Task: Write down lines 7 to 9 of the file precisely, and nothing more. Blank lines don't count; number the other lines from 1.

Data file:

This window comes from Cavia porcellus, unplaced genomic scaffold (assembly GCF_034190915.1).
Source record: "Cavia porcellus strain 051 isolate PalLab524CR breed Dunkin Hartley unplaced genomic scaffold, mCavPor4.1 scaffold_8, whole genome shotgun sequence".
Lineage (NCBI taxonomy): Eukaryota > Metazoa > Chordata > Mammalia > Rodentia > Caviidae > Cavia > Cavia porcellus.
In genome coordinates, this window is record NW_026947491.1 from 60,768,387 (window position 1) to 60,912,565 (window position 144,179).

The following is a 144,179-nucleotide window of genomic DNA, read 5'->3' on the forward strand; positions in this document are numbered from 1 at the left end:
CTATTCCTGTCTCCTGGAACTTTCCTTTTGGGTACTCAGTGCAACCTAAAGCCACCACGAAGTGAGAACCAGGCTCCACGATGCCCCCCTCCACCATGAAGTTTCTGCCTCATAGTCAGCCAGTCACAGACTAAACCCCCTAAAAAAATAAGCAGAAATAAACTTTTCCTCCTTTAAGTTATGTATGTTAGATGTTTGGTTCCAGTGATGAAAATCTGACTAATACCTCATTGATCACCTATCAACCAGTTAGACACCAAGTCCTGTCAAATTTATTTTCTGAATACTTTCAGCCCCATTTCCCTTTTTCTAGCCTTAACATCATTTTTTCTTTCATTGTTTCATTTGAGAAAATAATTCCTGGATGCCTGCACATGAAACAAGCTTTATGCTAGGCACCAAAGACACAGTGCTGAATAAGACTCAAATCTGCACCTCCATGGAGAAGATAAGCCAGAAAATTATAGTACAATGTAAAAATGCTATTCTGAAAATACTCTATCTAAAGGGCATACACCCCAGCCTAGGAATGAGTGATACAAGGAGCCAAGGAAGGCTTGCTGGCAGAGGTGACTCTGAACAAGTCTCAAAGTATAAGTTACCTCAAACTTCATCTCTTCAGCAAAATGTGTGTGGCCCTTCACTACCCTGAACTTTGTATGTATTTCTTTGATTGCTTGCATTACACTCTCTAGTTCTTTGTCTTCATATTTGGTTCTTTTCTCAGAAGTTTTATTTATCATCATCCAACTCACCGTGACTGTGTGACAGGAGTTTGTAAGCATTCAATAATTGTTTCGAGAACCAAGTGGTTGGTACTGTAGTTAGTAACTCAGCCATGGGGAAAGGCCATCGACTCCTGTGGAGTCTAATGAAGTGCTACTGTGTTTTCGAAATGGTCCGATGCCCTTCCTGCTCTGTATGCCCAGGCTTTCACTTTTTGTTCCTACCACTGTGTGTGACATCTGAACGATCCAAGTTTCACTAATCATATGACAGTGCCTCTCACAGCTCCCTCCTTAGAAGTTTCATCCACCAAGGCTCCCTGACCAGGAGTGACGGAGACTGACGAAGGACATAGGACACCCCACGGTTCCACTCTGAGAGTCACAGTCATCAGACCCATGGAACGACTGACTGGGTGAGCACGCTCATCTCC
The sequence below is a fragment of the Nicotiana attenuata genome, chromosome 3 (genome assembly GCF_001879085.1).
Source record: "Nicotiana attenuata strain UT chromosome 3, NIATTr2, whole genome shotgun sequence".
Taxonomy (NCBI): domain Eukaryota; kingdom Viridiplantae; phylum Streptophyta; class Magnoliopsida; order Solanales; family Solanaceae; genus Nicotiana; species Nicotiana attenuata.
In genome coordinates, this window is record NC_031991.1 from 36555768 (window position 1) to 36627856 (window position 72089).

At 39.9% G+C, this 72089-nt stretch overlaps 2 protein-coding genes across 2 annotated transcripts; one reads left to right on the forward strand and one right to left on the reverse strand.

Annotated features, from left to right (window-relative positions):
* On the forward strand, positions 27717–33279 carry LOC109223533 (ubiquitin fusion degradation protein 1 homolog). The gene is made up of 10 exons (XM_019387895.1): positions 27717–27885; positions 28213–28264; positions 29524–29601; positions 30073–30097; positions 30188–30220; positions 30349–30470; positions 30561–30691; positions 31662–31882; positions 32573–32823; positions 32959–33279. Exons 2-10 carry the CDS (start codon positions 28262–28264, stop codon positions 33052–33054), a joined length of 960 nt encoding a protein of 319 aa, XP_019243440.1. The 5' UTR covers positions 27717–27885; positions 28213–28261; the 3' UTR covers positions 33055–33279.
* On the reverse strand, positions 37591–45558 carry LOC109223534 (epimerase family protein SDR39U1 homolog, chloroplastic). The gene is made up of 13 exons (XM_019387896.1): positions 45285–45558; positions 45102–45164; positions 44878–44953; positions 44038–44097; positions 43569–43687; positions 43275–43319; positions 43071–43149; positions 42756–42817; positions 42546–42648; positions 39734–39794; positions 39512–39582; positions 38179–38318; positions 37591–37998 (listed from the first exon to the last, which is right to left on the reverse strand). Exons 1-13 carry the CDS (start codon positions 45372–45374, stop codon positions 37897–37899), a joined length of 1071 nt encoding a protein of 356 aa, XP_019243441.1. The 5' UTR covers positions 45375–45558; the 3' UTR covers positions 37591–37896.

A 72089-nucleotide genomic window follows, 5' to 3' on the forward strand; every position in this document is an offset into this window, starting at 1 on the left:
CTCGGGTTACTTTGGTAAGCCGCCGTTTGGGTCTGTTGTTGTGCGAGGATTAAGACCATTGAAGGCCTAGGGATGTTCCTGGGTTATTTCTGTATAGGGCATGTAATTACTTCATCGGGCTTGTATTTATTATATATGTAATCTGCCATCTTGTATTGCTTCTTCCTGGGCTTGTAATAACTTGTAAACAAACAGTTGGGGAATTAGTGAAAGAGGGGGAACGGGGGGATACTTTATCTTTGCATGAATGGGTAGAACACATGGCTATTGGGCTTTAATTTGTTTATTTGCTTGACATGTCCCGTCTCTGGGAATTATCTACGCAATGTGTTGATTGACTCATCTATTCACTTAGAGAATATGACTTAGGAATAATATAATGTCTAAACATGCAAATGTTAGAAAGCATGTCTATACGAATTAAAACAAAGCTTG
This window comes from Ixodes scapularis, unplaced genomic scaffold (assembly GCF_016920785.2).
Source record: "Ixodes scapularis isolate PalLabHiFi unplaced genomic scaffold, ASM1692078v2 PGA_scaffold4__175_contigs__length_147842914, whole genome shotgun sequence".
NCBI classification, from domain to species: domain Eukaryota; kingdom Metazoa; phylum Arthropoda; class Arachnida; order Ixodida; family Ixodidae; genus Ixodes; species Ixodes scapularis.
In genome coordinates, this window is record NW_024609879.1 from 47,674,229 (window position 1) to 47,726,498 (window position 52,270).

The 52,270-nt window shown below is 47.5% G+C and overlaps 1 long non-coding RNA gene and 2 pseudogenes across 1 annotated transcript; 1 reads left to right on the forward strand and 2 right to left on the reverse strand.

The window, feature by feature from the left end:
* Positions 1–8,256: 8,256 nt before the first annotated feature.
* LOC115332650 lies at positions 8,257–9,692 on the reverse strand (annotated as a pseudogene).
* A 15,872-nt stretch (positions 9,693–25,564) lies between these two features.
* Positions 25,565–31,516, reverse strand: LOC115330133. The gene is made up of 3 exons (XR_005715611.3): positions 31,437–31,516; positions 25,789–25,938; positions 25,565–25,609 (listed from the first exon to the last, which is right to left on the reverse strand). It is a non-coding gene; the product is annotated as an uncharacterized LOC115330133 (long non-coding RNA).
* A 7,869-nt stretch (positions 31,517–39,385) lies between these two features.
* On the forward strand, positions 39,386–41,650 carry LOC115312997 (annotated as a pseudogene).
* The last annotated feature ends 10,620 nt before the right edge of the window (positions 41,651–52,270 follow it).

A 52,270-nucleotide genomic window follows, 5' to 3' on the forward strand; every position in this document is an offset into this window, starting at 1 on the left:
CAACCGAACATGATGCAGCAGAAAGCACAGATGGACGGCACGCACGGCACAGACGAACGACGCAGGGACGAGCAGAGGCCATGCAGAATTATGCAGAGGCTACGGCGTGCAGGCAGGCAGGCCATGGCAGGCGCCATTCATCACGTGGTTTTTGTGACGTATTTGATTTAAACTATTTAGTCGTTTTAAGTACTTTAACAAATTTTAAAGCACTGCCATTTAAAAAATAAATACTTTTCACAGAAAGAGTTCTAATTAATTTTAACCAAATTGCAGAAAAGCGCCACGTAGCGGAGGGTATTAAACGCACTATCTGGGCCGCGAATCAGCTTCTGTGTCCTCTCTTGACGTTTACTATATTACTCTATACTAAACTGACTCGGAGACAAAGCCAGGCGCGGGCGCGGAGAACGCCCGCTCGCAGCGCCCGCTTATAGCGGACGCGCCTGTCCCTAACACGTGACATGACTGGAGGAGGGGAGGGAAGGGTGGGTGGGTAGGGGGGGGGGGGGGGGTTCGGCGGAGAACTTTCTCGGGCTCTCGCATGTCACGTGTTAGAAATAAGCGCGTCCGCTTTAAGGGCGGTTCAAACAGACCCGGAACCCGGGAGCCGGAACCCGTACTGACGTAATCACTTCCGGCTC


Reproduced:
The sequence below is a fragment of the Nicotiana attenuata genome, chromosome 3 (genome assembly GCF_001879085.1).
Source record: "Nicotiana attenuata strain UT chromosome 3, NIATTr2, whole genome shotgun sequence".
Taxonomy (NCBI): domain Eukaryota; kingdom Viridiplantae; phylum Streptophyta; class Magnoliopsida; order Solanales; family Solanaceae; genus Nicotiana; species Nicotiana attenuata.